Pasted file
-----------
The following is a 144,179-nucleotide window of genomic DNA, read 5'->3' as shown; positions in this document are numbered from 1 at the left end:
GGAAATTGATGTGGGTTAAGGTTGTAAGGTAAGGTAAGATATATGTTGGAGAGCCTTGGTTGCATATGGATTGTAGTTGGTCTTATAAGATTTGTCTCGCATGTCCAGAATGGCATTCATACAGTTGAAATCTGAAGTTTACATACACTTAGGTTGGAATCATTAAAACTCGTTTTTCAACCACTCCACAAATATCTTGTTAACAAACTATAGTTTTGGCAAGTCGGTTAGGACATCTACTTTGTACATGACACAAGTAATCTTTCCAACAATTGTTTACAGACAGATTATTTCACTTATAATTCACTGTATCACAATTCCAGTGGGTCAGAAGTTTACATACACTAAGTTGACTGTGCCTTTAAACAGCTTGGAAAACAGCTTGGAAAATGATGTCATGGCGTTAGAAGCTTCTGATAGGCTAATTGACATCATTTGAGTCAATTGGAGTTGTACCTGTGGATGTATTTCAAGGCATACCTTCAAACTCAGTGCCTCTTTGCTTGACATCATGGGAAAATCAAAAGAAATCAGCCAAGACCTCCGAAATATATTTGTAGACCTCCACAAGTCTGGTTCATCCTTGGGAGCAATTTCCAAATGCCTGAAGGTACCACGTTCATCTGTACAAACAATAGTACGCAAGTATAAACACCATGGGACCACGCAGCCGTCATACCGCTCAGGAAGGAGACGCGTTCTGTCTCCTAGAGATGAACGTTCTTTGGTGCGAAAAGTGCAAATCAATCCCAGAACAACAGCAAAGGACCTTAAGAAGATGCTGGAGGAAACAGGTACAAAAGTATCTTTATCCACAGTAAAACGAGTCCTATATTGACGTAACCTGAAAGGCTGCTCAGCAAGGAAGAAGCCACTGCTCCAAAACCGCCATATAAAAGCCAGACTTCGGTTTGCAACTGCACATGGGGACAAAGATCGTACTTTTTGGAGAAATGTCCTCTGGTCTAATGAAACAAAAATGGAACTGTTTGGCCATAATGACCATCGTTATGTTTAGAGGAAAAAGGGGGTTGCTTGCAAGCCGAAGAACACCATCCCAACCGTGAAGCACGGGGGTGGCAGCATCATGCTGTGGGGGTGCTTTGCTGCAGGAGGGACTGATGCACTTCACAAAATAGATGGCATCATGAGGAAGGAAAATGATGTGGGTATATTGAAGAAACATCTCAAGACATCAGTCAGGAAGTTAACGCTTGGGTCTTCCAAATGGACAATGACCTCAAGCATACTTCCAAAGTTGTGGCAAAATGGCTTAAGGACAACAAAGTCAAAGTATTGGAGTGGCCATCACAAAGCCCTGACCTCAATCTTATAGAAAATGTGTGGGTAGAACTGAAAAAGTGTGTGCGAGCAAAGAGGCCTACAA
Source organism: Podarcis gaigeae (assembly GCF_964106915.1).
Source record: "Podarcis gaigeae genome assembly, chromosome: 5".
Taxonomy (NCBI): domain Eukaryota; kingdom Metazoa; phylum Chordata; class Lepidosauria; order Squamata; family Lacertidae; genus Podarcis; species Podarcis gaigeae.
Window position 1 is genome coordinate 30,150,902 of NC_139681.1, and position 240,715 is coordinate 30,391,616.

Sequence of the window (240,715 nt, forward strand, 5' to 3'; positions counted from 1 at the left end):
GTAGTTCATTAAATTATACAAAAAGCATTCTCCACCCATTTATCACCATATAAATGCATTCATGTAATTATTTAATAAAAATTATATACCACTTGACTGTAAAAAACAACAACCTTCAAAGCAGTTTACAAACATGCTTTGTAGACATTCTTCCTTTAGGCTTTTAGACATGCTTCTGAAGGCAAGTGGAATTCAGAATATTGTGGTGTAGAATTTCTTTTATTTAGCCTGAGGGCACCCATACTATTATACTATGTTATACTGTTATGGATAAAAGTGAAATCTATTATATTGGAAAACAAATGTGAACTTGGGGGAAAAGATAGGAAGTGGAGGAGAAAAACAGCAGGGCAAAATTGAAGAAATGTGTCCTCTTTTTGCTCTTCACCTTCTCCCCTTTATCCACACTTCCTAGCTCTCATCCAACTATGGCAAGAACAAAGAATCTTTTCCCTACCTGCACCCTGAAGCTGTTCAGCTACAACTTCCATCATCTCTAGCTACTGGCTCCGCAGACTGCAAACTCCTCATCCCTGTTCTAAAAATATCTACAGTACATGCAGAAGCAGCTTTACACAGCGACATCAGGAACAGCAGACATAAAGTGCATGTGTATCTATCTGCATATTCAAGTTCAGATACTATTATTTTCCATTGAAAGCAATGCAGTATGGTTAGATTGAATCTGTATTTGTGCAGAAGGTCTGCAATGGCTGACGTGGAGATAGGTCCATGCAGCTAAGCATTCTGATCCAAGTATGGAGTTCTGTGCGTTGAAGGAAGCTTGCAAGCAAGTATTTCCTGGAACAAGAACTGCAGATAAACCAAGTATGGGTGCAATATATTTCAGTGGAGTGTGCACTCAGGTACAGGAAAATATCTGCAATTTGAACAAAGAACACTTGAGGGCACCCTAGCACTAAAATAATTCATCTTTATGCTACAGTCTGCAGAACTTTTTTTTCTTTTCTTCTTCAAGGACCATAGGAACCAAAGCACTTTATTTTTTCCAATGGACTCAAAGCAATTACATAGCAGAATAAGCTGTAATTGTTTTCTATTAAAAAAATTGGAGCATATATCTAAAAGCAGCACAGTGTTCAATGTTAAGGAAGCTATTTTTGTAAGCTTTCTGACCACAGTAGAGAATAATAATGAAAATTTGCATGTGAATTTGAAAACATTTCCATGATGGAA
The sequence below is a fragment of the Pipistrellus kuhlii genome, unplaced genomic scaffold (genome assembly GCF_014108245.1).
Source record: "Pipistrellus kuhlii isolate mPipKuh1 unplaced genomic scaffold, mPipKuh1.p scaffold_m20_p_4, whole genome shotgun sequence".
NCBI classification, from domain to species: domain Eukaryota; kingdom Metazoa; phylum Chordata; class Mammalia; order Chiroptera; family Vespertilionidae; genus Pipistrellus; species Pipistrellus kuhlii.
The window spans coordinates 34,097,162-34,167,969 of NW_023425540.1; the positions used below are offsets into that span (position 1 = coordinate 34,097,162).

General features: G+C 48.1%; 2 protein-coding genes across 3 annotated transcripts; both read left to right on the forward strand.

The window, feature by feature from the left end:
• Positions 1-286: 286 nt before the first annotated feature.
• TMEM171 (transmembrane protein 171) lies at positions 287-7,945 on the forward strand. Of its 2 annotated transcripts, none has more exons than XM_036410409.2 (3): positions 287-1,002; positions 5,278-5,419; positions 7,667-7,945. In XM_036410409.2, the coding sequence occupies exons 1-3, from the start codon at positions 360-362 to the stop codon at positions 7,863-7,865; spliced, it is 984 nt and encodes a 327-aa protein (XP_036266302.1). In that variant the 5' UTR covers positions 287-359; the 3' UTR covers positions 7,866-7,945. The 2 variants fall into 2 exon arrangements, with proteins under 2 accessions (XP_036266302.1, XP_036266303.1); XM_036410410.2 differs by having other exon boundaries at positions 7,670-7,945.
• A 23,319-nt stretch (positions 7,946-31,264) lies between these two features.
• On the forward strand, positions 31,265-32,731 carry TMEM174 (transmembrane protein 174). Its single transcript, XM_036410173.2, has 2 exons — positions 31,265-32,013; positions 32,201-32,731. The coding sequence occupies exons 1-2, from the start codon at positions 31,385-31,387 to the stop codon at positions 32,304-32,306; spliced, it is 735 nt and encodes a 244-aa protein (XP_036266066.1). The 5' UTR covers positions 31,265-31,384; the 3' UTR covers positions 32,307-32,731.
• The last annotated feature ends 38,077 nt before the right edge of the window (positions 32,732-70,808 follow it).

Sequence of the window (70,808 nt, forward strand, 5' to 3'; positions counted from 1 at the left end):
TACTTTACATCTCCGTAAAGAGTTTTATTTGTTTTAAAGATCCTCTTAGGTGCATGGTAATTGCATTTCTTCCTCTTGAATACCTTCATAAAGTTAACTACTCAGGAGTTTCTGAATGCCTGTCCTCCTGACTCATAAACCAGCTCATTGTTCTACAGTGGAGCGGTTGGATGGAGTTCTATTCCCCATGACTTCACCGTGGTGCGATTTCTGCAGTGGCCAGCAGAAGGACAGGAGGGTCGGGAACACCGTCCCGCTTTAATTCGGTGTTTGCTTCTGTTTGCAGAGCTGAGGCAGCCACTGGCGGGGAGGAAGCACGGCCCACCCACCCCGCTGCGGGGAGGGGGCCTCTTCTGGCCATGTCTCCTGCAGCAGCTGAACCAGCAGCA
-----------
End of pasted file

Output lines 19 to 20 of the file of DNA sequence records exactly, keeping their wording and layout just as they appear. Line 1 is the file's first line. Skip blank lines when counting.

• The last annotated feature ends 38,077 nt before the right edge of the window (positions 32,732-70,808 follow it).

Sequence of the window (70,808 nt, forward strand, 5' to 3'; positions counted from 1 at the left end):